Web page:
Asking for a Friend,
I have a friend who smokes weed pretty much daily. In a world of medicinal and decriminalized marijuana, what are the actual costs/benefits of consuming it in different forms (smoking, vaping, cookies)?
I live in Philadelphia, so I’d appreciate if you didn’t use my name. Thanks.
Dear Terry Gross,
Last month, Canada’s Center for Addiction and Mental Health issued some interesting guidelines that address your question. Canada has been moving toward legalization, the authors argue, and that should be done in a deliberate way—with a clear plan to regulate the industry and safely inform the public on the best ways to use cannabis. They write: “A substantial extent of the risk of adverse health outcomes from cannabis use may be reduced by informed behavioral choices among users.”
This stands in contrast to the United States, where states have essentially woken up one morning and decided to legalize. The Canadian guidelines have been in the works for years. They even have a modest, progressive, Canadian name: The Lower-Risk Cannabis Use Guidelines, abbreviated LRCUG. I like this as an unwieldy acronym so much that I will use it going forward.
The Canadian LRCUG start out with a puritanical caveat: “The most effective way to avoid any risks of cannabis use is to abstain from use.” I should say the same. Though it’s something like telling your teenage kids not to have sex while driving them to The Condom Emporium.
With that caveat out of the way, on to the practical guidelines.
This is a complex question that—if cannabis is indeed to be treated as medicine—should be addressed with experts on an individual basis, to properly calibrate safety and dosing. But since most marijuana is still used outside of the doctoral setting, we have LRCUG. For people who are already smoking, the recommendation is to “choose other methods, such as vaporizers or edibles—but recognize that they also come with some risks.”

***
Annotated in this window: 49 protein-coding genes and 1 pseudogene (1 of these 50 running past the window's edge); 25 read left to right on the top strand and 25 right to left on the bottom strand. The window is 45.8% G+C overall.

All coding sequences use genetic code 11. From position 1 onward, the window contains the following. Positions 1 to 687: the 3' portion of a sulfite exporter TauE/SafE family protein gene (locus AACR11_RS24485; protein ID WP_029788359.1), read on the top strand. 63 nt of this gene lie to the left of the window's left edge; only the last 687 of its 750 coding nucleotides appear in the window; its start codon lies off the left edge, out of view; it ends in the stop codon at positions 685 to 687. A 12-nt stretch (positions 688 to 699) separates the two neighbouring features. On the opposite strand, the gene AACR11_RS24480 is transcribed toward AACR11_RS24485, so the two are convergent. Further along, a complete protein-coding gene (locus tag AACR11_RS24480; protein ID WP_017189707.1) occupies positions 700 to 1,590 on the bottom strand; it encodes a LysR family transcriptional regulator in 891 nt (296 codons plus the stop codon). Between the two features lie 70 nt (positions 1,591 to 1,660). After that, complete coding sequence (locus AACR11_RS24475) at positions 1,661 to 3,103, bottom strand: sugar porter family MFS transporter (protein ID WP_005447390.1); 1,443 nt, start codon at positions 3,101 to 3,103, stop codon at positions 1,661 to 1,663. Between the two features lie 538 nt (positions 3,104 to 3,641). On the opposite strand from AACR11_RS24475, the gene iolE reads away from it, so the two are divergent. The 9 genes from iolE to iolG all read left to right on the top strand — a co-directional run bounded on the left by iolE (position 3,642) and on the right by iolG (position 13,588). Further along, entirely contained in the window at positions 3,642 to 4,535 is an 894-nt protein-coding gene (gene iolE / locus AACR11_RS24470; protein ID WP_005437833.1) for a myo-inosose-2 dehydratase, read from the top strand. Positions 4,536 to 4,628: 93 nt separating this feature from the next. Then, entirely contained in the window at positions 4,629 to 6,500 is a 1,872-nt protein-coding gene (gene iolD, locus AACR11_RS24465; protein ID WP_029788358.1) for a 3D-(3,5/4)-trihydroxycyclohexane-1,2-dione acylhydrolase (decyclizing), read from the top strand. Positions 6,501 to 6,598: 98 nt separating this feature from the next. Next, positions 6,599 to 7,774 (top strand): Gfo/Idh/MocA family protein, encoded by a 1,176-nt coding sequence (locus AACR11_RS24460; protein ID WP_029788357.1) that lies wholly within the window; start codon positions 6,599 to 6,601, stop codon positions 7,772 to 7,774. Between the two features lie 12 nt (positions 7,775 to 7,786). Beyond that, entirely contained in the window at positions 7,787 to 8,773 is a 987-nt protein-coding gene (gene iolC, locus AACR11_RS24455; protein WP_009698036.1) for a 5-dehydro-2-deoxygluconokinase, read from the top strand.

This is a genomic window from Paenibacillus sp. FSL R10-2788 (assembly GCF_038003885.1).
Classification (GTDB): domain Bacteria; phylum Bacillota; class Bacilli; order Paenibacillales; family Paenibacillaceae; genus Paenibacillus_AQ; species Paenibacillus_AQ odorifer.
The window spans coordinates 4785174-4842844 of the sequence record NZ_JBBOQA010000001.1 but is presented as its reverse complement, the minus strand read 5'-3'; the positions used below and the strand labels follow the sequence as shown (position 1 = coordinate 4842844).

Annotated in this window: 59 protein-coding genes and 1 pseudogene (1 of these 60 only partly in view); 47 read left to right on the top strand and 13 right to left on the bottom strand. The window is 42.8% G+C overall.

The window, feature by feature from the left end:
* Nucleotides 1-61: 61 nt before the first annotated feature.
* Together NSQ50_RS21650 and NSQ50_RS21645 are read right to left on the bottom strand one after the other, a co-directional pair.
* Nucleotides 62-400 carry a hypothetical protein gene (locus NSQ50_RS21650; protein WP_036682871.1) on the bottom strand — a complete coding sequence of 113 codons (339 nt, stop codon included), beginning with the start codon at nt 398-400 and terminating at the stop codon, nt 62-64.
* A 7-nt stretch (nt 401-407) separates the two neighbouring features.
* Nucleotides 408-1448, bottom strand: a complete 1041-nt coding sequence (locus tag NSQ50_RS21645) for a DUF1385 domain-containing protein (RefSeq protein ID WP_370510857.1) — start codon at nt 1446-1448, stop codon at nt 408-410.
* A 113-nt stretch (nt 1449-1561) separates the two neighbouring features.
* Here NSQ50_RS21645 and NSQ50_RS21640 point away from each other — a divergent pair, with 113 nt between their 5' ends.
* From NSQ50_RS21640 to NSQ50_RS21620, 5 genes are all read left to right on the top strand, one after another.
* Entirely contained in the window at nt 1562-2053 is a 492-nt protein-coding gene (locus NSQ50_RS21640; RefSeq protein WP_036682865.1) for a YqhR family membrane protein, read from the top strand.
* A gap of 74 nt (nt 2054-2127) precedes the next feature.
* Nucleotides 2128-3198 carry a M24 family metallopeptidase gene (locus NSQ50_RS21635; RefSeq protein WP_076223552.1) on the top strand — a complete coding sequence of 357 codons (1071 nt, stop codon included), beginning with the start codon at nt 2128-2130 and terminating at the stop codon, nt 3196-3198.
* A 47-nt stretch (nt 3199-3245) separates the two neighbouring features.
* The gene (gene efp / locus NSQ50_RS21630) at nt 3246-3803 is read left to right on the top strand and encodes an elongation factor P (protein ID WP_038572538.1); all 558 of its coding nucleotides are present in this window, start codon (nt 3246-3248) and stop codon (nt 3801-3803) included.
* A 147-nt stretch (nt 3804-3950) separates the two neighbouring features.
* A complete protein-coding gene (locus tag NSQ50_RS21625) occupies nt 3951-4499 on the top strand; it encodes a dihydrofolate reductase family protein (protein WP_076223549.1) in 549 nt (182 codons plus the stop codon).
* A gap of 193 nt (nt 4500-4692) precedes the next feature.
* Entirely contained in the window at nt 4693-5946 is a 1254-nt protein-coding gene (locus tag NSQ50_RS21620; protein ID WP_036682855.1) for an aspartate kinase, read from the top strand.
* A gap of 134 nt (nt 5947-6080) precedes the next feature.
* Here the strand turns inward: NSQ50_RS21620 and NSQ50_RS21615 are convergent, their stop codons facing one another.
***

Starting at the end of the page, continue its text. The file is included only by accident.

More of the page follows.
Good advice—it’s rare that any doctor would recommend burning any drug and inhaling its smoke over simply ingesting it. Smoking can complicate dosing, and it is frowned upon in hospitals. But most importantly, inhaling smoke irritates and inflames the respiratory tract, which can hypothetically lead to cancer, regardless of the source of smoke—whether it’s smoke from marijuana or tobacco, and probably even if you’re smoking pure kale or multivitamins. Inhaling wood smoke from a campfire can reduce lung function and cause chronic lung disease, if you spend enough time pulling it directly into your lungs. (Do you do that? Email me.)
The point, evolutionary biologists agree, is that humans evolved to breathe air. And there are other ways to get equally if not more medicated or recreationally mellowed. So, on to those.
First there is super-heated vapor. Despite Ben Affleck serving as a meandering cautionary tale of the emptiness of vaping anything, portable tobacco vapes have obviously become popular in recent years, growing to a $4.4 billion industry in the United States. This industry carries increasing political weight, with the tobacco industry lobbying to rescind regulations on vape products enacted under the Obama administration, and the Trump administration likely to acquiesce. The popularity of vaping devices among The Millennials, and the concerted efforts to grow that market share and foster nicotine addictions among young people, are an intensely problematic historical relapse.
Meanwhile marijuana smokers have been vaping since the dawn of time—if not in a portable capacity. I remember first meeting the enormous, iconic Volcano Performance Vaporizer about a decade ago. It’s a 10-pound, stainless-steel tabletop cone that costs $599 and shoots hot air through a disc filled with ground cannabis and up into a giant transparent balloon, which in my experience is then passed around at a party, and from which people take turns inhaling and becoming progressively less fun to talk with.